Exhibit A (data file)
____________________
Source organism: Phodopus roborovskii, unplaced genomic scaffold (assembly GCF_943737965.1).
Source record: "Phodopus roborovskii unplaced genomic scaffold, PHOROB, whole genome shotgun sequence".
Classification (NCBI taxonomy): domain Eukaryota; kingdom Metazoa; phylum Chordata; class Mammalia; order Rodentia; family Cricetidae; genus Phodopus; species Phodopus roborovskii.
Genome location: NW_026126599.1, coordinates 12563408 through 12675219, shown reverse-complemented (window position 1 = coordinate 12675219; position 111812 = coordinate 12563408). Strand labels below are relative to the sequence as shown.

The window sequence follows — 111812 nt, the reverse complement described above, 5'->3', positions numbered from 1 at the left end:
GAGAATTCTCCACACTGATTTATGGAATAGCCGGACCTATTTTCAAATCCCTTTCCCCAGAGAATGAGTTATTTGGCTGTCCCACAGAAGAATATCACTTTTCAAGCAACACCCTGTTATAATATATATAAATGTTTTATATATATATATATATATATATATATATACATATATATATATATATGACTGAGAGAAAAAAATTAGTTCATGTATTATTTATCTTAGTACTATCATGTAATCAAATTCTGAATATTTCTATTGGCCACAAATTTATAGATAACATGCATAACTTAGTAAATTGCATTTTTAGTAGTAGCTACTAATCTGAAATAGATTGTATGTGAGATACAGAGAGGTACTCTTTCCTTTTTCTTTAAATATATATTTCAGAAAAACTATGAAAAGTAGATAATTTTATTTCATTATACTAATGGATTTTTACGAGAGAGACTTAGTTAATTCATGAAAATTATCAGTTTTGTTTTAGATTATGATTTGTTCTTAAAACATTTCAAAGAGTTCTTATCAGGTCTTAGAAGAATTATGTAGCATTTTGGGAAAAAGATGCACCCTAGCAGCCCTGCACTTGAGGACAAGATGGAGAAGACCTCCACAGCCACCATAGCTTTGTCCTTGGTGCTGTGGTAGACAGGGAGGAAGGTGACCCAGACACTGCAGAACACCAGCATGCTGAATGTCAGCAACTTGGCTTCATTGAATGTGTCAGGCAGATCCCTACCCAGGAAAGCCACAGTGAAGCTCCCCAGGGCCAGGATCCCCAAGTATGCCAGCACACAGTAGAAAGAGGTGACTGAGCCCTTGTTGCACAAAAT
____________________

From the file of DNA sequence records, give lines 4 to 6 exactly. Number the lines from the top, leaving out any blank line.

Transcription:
Genome location: NW_026126599.1, coordinates 12563408 through 12675219, shown reverse-complemented (window position 1 = coordinate 12675219; position 111812 = coordinate 12563408). Strand labels below are relative to the sequence as shown.

The window sequence follows — 111812 nt, the reverse complement described above, 5'->3', positions numbered from 1 at the left end:
GAGAATTCTCCACACTGATTTATGGAATAGCCGGACCTATTTTCAAATCCCTTTCCCCAGAGAATGAGTTATTTGGCTGTCCCACAGAAGAATATCACTTTTCAAGCAACACCCTGTTATAATATATATAAATGTTTTATATATATATATATATATATATATATATACATATATATATATATATGACTGAGAGAAAAAAATTAGTTCATGTATTATTTATCTTAGTACTATCATGTAATCAAATTCTGAATATTTCTATTGGCCACAAATTTATAGATAACATGCATAACTTAGTAAATTGCATTTTTAGTAGTAGCTACTAATCTGAAATAGATTGTATGTGAGATACAGAGAGGTACTCTTTCCTTTTTCTTTAAATATATATTTCAGAAAAACTATGAAAAGTAGATAATTTTATTTCATTATACTAATGGATTTTTACGAGAGAGACTTAGTTAATTCATGAAAATTATCAGTTTTGTTTTAGATTATGATTTGTTCTTAAAACATTTCAAAGAGTTCTTATCAGGTCTTAGAAGAATTATGTAGCATTTTGGGAAAAAGATGCACCCTAGCAGCCCTGCACTTGAGGACAAGATGGAGAAGACCTCCACAGCCACCATAGCTTTGTCCTTGGTGCTGTGGTAGACAGGGAGGAAGGTGACCCAGACACTGCAGAACACCAGCATGCTGAATGTCAGCAACTTGGCTTCATTGAATGTGTCAGGCAGATCCCTACCCAGGAAAGCCACAGTGAAGCTCCCCAGGGCCAGGATCCCCAAGTATGCCAGCACACAGTAGAAAGAGGTGACTGAGCCCTTGTTGCACAAAAT